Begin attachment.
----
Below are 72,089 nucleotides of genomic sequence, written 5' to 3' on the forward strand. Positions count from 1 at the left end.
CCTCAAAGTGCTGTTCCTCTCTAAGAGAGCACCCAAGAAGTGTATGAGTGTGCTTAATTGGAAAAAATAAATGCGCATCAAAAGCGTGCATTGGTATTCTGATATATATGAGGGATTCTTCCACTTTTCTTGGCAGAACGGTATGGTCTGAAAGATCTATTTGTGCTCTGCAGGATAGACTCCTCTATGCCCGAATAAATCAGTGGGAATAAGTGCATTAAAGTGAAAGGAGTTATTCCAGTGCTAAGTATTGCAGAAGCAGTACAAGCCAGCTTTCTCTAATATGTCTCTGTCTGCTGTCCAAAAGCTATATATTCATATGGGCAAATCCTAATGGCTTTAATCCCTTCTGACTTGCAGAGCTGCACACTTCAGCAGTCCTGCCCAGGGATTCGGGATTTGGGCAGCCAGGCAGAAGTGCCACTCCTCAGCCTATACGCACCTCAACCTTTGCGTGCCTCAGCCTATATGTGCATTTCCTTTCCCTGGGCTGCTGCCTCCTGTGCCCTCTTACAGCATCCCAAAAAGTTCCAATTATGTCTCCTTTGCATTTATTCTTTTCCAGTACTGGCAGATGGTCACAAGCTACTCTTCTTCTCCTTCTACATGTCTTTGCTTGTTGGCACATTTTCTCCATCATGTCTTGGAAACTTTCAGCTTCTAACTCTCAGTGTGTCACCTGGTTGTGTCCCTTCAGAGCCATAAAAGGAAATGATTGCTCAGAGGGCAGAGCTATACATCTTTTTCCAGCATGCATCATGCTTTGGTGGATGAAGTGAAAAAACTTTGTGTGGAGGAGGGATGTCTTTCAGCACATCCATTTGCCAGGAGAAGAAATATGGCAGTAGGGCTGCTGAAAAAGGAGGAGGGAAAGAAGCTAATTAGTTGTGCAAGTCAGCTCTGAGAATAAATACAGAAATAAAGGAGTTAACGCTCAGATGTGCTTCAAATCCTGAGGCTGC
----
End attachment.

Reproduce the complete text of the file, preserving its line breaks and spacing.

Below are 72,089 nucleotides of genomic sequence, written 5' to 3' on the forward strand. Positions count from 1 at the left end.
CCTCAAAGTGCTGTTCCTCTCTAAGAGAGCACCCAAGAAGTGTATGAGTGTGCTTAATTGGAAAAAATAAATGCGCATCAAAAGCGTGCATTGGTATTCTGATATATATGAGGGATTCTTCCACTTTTCTTGGCAGAACGGTATGGTCTGAAAGATCTATTTGTGCTCTGCAGGATAGACTCCTCTATGCCCGAATAAATCAGTGGGAATAAGTGCATTAAAGTGAAAGGAGTTATTCCAGTGCTAAGTATTGCAGAAGCAGTACAAGCCAGCTTTCTCTAATATGTCTCTGTCTGCTGTCCAAAAGCTATATATTCATATGGGCAAATCCTAATGGCTTTAATCCCTTCTGACTTGCAGAGCTGCACACTTCAGCAGTCCTGCCCAGGGATTCGGGATTTGGGCAGCCAGGCAGAAGTGCCACTCCTCAGCCTATACGCACCTCAACCTTTGCGTGCCTCAGCCTATATGTGCATTTCCTTTCCCTGGGCTGCTGCCTCCTGTGCCCTCTTACAGCATCCCAAAAAGTTCCAATTATGTCTCCTTTGCATTTATTCTTTTCCAGTACTGGCAGATGGTCACAAGCTACTCTTCTTCTCCTTCTACATGTCTTTGCTTGTTGGCACATTTTCTCCATCATGTCTTGGAAACTTTCAGCTTCTAACTCTCAGTGTGTCACCTGGTTGTGTCCCTTCAGAGCCATAAAAGGAAATGATTGCTCAGAGGGCAGAGCTATACATCTTTTTCCAGCATGCATCATGCTTTGGTGGATGAAGTGAAAAAACTTTGTGTGGAGGAGGGATGTCTTTCAGCACATCCATTTGCCAGGAGAAGAAATATGGCAGTAGGGCTGCTGAAAAAGGAGGAGGGAAAGAAGCTAATTAGTTGTGCAAGTCAGCTCTGAGAATAAATACAGAAATAAAGGAGTTAACGCTCAGATGTGCTTCAAATCCTGAGGCTGC